John Stanton in Kojonup and Albany

The children of Carrolup in their schoolroom with the White family and visitors from Katanning. Photographer: Noelene White, late 1948 or early 1949. Noel & Lily White Collection.

I’ve just talked to my colleague John Stanton on the phone, just as he was heading off south to Kojonup. He will be giving talks there and in Albany in the next days. I should have been travelling with him, but I’ve been laid low for the past nine days with a really nasty cold. Funny enough, John had a similar cold when we were in Albany two years ago at this time of the year, and he passed it on to me on the way back to Perth. We were both laid low for ten days or more.

Anyway, John came around yesterday and we went through my talk which he will now give in addition to his own talk at The Kodja Place in Kojonup, 15.45, Friday, 28 November. We were both wearing masks to help make sure that I didn’t pass on my ‘lurgy’

In his talk, John will describe his association with this magical story over the past 40 years, including his trip to Colgate University in the US with Ezzard Flowers and Athol Farmer to view Mrs Rutter’s ‘missing’ collection of Carrolup artworks. Whilst there, the three men arranged with members of Colgate for twenty of the most outstanding pieces to return to Noongar boodja for the Koorah Coolingah: Children Long Ago exhibition in Katanning in 2006.

After his own talk, John will give my presentation, The Carrolup Legacy: Facilitating Connection, Healing, and Resilience. After relating key elements of the story, he will briefly describe how our current greater understanding of trauma and the healing of trauma provides important insights into how Noel White connected with the Aboriginal children of Carrolup and help release their creative talents. He will emphasise how this Story speaks to today. The talks will be followed by a general discussion. Here is what we wrote for the Invite:

‘David and John have developed The Carrolup Project, which includes the Storytelling, Education and Healing online resource The Carrolup Story (, to celebrate the achievements of the Carrolup child artists and facilitate the development of grassroots-based, community healing initiatives. They were invited to talk here by community member Lisa-Martello Hart, to facilitate our development of a community-driven project that uses our local history, community members and the knowledge of world-leading experts, to help enhance the wellbeing of our youngsters and the wider community.’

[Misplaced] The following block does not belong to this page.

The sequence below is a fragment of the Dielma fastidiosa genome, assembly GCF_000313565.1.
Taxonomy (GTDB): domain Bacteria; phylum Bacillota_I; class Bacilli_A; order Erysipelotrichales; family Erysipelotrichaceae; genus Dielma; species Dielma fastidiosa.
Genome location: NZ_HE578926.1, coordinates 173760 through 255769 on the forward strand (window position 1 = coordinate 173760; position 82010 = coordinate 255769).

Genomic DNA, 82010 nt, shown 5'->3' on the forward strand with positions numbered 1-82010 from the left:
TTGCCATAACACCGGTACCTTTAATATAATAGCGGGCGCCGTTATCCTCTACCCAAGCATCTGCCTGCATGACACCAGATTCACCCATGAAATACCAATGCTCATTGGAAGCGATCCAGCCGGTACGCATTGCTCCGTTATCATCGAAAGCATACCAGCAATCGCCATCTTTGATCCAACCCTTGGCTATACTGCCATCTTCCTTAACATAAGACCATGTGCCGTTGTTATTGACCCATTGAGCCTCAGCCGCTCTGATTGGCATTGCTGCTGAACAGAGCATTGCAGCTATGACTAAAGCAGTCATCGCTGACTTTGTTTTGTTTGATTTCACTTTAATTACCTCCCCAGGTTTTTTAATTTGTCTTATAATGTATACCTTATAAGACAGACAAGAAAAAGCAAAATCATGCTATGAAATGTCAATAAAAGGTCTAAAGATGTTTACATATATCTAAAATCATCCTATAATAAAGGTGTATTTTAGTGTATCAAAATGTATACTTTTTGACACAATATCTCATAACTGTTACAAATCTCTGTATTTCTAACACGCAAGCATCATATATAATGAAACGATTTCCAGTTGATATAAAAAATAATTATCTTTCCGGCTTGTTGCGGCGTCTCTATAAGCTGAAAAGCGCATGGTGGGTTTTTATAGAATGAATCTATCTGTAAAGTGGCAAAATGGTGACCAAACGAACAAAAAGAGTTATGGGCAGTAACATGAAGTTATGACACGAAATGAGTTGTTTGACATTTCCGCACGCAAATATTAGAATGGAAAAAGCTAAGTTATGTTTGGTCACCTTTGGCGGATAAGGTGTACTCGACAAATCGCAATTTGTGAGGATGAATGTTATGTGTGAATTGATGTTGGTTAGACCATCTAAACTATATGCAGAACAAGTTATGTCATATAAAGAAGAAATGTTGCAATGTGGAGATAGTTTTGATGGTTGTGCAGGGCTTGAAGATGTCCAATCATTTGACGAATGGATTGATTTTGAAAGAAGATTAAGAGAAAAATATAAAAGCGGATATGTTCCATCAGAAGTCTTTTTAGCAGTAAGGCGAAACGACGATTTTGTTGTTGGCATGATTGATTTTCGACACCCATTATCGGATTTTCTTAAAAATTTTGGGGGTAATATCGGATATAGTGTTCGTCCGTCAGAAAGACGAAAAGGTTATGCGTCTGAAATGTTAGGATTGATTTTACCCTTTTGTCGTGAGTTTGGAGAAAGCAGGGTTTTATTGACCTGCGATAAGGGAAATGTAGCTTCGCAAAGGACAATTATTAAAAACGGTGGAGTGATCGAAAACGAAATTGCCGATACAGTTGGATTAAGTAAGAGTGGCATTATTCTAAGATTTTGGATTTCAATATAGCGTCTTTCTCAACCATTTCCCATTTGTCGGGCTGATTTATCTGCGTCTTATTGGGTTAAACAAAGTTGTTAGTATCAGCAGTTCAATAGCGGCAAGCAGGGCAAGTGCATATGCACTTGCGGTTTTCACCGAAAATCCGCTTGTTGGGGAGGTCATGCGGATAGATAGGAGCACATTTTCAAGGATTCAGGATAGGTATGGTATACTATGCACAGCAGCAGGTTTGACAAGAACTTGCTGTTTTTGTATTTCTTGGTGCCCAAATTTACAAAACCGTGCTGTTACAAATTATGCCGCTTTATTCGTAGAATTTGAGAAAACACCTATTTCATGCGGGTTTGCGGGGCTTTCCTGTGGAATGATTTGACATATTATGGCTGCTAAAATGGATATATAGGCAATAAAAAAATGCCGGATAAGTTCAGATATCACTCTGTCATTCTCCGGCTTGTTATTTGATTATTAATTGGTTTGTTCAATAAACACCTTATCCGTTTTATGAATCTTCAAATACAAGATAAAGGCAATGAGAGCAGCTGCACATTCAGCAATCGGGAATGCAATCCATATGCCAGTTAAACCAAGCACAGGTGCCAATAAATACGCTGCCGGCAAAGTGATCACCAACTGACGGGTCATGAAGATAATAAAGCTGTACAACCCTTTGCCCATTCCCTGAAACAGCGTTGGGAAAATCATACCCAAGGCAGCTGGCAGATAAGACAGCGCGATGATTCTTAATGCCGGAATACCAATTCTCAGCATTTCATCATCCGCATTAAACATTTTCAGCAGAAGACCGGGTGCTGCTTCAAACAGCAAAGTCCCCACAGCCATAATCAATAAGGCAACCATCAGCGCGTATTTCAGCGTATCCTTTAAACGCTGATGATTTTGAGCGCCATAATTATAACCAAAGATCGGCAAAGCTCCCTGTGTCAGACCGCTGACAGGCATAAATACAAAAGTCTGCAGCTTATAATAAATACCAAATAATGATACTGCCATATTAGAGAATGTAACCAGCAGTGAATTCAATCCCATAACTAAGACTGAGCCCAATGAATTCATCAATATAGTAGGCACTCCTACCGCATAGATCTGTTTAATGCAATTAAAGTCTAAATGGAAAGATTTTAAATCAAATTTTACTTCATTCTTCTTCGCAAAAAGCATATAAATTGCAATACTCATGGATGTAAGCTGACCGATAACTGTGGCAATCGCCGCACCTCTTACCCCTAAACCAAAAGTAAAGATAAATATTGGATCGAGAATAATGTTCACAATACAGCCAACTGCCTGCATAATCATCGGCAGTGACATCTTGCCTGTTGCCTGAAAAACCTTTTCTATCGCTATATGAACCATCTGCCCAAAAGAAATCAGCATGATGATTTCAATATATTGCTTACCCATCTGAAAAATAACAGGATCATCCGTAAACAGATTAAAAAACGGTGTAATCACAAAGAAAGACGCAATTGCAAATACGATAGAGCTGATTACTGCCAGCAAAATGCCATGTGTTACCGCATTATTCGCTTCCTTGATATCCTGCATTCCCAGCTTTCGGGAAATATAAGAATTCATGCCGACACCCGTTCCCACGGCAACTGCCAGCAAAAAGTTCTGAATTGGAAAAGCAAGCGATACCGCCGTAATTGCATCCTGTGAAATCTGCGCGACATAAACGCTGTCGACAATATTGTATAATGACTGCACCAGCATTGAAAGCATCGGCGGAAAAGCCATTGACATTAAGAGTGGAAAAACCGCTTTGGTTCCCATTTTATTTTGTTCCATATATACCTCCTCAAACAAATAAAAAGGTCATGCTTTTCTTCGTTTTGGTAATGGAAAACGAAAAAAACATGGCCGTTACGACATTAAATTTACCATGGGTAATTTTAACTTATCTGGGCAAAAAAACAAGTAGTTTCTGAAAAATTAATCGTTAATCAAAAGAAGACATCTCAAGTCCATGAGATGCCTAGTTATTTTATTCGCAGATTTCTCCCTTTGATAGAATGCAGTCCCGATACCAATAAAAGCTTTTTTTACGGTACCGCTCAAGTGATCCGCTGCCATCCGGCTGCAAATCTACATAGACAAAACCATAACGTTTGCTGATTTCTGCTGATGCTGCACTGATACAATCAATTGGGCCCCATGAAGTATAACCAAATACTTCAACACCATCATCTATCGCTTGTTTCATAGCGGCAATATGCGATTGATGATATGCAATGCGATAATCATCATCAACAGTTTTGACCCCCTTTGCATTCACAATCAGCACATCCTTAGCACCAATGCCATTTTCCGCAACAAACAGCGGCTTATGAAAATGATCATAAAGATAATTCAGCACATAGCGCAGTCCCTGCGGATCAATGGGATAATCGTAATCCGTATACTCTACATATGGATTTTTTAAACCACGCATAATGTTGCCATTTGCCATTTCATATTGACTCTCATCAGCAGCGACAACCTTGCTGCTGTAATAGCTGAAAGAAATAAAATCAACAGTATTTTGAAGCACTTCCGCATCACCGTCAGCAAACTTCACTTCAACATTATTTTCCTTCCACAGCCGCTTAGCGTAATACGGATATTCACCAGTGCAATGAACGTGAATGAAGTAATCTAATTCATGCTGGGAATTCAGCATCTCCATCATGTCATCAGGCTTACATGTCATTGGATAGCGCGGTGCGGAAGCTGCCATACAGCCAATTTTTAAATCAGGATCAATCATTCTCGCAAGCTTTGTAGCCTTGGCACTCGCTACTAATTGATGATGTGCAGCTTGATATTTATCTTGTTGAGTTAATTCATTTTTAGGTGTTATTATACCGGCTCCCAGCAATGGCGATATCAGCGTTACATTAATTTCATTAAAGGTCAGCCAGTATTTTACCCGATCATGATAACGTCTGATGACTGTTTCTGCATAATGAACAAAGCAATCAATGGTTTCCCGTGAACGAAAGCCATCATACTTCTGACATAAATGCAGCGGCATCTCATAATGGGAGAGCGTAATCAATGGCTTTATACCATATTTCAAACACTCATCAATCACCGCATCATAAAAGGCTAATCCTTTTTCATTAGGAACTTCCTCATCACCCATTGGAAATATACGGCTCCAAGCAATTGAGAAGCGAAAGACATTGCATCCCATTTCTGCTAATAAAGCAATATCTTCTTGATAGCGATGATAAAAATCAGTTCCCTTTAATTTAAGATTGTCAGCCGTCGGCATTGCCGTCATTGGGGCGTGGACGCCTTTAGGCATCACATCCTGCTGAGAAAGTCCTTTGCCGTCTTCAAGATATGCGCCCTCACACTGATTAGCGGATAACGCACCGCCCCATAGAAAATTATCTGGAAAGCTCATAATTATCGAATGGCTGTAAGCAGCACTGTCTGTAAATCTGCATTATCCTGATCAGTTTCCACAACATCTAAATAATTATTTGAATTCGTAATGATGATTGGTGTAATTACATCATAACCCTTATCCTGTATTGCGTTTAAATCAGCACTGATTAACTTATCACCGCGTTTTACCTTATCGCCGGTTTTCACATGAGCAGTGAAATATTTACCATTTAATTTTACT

John will then travel down to Albany where he will give both presentations at A Carrolup Briefing, to an audience at Albany Town Hall at 15.00, 30 October.

Harley Coyne pictured with the Ngallak Koort Boodja canvas, or “Our Heartland”, 8m tall x 10m wide canvas painted by six leading Noongar artists, 2006.

On the following day at 9.00, he will visit Ngallak Koort Boodja, “Our Heartland”, at the Albany Entertainment Centre (AEC) with members of the local community. This is one of Australia’s biggest Aboriginal canvas paintings, standing 8m tall and 10m wide. Six leading Noongar artists were commissioned by the Perth International Arts Festival to develop a creative symbol of Noongar connection to country. It took three years to complete and was unveiled at the festival opening at Kings Park, Perth, in 2006. After being exhibited in Winthrop Hall at the University of Western Australia, the principal sponsor of the Festival, it was brought to Albany in 2011 as part of the Great Southern Program. It is stored up in the fly tower of the AEC because it is too large to fit anywhere else.

At 10.00 the same day, John will attend The Legacy of Carrolup and Noongar Art, which takes place at Albany Town Hall. This event will involve talks by John and the following: Annette Davis, artist and curator of the Bella Kelly painting exhibitions; Bob Symons, President ACE Camera Club; Malcolm Traill, Historian; Tony Davis, author of White Sails and Charcoal: Stories of Coincidence, Bella Kelly and Carrolup, which is a portrait of the social history of Southern Western Australia, through the evolution of Noongar art and the influences of European Settlement.

I’m certainly missing a great few days. My thanks to Lisa Martello-Hart, Trevor Garland, Annette Davis, Donna Cameron and the others who put these events together. And to John, of course, for becoming David Clark for a little while (giving my talks). Poor devil!

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